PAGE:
Emperor Constantine VII of Constantinople (r. 913-959) had a bizarre reign. He ascended to the throne as a child, and after his marriage to Helen in 919, the emperor was quickly pushed to the sidelines by his in-laws. Constantine’s father-in-law usurped power as Emperor Romanos I (r. 920-944). During these decades of time when his authority was commandeered, Constantine VII kept his sanity by devoting himself to scholarly pursuits, writing several books on various subjects. Constantine, however, would not be relegated to the shadows forever. By 945, he was able to oust his in-laws and regain sole control of Constantinople and its empire. After reclaiming the throne, Constantine VII maintained much of the policies implemented by his father-in-law, Romanos I, including a heightened focus on waging war against the Muslim Mediterranean powers that threatened Constantinople.
One of the more ambitious missions that Constantine VII and his military leaders planned was an invasion of Crete, which had been taken over by Muslim forces around 826. For his invasion, Constantine mustered around 9,000 warriors to accompany a fleet crewed by about 20,000 marines. The man he put in command of this invasion force was a certain Constantine Gongylios, who led the troops out to sea in 949 to face off against the enemy at Crete. Unfortunately, the invasion would not go as planned.
To put it bluntly, Constantine Gongylios turned out to be a terrible commander and his campaign on Crete went abysmally. The 11th-century historian, John Skylitzes, sharply described the shortcomings of the general’s invasion:
“He got to the island but did nothing there worthy of a general. He failed both to make a secure encampment and also to post a guard and watch as protection against attacks by the barbarians; hence, he fell into very severe danger. The islanders noted the inexperience and carelessness of the general and, when the time was ripe, launched a sudden attack on the army. In this they were easily successful; many of the Romans were taken prisoner or put to the sword. The encampment itself was occupied while the Romans shamefully ran away” (Synopsis Historion, John Wortley translation pg. 237).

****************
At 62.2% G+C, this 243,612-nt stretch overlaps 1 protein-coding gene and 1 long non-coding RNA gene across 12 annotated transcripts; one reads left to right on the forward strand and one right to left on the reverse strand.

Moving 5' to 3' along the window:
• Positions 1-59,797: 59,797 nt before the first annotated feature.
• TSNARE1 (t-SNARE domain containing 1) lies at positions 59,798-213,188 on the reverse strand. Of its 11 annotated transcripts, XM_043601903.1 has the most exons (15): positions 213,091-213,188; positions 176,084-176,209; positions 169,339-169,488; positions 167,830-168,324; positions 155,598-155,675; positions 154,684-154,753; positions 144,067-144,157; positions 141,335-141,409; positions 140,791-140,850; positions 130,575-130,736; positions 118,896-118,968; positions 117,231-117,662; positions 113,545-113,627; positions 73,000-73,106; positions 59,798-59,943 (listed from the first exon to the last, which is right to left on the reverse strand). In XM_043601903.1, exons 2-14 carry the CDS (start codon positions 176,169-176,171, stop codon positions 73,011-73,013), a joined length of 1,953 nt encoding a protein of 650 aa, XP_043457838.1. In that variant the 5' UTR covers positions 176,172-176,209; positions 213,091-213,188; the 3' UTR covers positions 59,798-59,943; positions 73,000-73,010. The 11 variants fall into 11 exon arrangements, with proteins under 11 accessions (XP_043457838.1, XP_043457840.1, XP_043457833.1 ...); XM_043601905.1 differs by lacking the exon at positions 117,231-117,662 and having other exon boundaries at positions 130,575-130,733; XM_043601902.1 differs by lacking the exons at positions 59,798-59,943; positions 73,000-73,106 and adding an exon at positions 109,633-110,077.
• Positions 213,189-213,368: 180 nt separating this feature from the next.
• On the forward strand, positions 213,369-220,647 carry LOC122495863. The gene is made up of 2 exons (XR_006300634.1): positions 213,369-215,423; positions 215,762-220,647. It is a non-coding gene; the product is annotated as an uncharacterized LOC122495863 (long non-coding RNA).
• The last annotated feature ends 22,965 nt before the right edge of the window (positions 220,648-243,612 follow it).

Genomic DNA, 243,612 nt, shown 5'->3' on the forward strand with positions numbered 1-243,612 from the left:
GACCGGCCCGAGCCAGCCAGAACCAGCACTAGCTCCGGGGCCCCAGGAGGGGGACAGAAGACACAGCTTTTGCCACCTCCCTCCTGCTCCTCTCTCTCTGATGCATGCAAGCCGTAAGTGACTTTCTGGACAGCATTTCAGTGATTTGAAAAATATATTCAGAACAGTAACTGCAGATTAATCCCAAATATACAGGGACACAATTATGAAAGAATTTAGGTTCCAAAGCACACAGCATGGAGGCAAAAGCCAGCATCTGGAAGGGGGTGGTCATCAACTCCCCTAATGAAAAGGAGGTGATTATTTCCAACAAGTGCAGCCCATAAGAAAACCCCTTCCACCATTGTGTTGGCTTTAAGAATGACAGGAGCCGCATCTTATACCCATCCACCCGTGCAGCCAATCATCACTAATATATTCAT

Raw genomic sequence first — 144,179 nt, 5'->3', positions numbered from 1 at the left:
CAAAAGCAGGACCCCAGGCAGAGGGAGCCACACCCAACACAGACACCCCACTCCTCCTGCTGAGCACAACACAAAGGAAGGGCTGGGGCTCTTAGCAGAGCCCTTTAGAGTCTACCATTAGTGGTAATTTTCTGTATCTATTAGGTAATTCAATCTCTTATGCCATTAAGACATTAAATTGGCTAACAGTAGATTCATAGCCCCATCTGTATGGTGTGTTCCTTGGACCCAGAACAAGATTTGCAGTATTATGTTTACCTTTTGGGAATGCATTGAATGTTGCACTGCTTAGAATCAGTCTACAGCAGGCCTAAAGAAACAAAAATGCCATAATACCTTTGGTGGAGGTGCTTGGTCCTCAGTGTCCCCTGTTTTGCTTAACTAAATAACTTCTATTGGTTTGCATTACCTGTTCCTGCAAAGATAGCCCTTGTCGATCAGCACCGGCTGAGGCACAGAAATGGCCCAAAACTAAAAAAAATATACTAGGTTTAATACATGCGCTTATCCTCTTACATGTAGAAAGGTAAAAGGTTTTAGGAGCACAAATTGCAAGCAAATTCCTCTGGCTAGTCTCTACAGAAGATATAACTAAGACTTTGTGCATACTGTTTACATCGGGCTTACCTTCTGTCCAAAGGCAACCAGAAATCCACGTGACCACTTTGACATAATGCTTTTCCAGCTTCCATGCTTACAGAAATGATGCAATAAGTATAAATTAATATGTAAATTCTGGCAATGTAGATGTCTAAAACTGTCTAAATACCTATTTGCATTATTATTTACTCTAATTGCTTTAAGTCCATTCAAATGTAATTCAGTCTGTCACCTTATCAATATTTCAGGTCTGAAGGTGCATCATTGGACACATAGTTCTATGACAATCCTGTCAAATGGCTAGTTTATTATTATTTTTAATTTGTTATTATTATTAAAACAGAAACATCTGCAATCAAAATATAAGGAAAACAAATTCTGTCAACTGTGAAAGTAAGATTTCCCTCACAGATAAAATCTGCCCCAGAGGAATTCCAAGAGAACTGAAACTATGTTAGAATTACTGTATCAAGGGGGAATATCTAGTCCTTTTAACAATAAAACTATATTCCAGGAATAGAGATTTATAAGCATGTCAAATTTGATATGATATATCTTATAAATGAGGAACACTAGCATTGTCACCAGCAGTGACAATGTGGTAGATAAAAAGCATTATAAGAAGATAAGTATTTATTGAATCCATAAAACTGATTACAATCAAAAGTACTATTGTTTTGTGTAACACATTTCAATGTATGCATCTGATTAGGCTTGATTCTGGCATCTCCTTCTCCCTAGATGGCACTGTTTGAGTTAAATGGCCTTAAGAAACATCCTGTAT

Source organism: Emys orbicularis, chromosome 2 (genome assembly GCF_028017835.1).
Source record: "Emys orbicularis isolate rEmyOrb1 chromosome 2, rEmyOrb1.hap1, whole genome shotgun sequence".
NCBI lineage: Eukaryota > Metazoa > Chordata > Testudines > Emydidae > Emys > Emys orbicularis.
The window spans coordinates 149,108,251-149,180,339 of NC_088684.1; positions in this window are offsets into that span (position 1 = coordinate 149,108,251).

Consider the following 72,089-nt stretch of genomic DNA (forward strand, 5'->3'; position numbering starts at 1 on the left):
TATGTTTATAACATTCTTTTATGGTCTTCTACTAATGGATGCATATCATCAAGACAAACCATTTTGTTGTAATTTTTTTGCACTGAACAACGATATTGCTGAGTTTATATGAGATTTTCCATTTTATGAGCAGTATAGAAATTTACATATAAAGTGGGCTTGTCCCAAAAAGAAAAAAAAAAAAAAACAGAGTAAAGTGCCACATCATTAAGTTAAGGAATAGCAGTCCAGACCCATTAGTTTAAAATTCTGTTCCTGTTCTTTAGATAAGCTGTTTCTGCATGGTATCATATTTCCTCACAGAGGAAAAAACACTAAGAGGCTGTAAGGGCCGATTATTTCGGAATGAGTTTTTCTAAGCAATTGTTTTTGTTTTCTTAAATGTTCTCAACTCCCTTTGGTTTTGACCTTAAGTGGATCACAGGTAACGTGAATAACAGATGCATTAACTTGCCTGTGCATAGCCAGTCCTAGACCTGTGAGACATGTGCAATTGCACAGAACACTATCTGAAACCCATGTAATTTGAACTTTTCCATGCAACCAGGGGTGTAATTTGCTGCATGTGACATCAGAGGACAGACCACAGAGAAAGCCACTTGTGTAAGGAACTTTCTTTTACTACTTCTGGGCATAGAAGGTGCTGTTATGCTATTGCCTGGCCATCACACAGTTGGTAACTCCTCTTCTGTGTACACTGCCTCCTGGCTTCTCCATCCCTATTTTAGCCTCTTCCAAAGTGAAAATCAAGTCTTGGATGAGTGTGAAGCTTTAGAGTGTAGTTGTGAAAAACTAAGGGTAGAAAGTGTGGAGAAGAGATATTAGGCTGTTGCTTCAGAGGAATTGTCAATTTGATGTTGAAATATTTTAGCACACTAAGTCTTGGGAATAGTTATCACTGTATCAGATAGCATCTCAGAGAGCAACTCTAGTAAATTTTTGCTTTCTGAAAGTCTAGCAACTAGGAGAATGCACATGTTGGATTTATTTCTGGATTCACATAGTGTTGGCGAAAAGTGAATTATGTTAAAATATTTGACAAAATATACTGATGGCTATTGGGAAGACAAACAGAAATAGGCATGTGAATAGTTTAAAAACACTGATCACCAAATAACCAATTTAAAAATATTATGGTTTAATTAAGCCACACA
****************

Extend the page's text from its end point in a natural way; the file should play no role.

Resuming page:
After the disastrous invasion of Crete in 949 failed, Emperor Constantine VII did not give up his ambition of retaking the island. Instead, he and his military officials began slowly putting together a new plan, organizing for more resources to be devoted to the project. Unfortunately for Constantine VII, he was not able to launch his second invasion of Crete before his death in 959. Yet, when his son, Romanos II, became the next emperor, the new ruler quickly put his father’s revamped plan into action. In the year 960, Emperor Romanos II sent Nicephorus Phocas with around 24,000 troops on 250 ships to attack Crete. The general arrived on the island on July 13, 960, and succeeded in conquering the cities of Crete by March 7, 961.
Written by C. Keith Hansley
Picture Attribution: (Image of an engagement between Byzantine and Rus ships from a 13th-century edition of the Chronicle of John Skylitzes, cod. Vitr. 26-2, fol. 130, Madrid National Library, [Public Domain] via Creative Commons).
- John Skylitzes. A Synopsis of Byzantine History: 811-1057, translated by John Wortley. Original text c. 11th or early 12th century. New York: Cambridge University Press, 2010.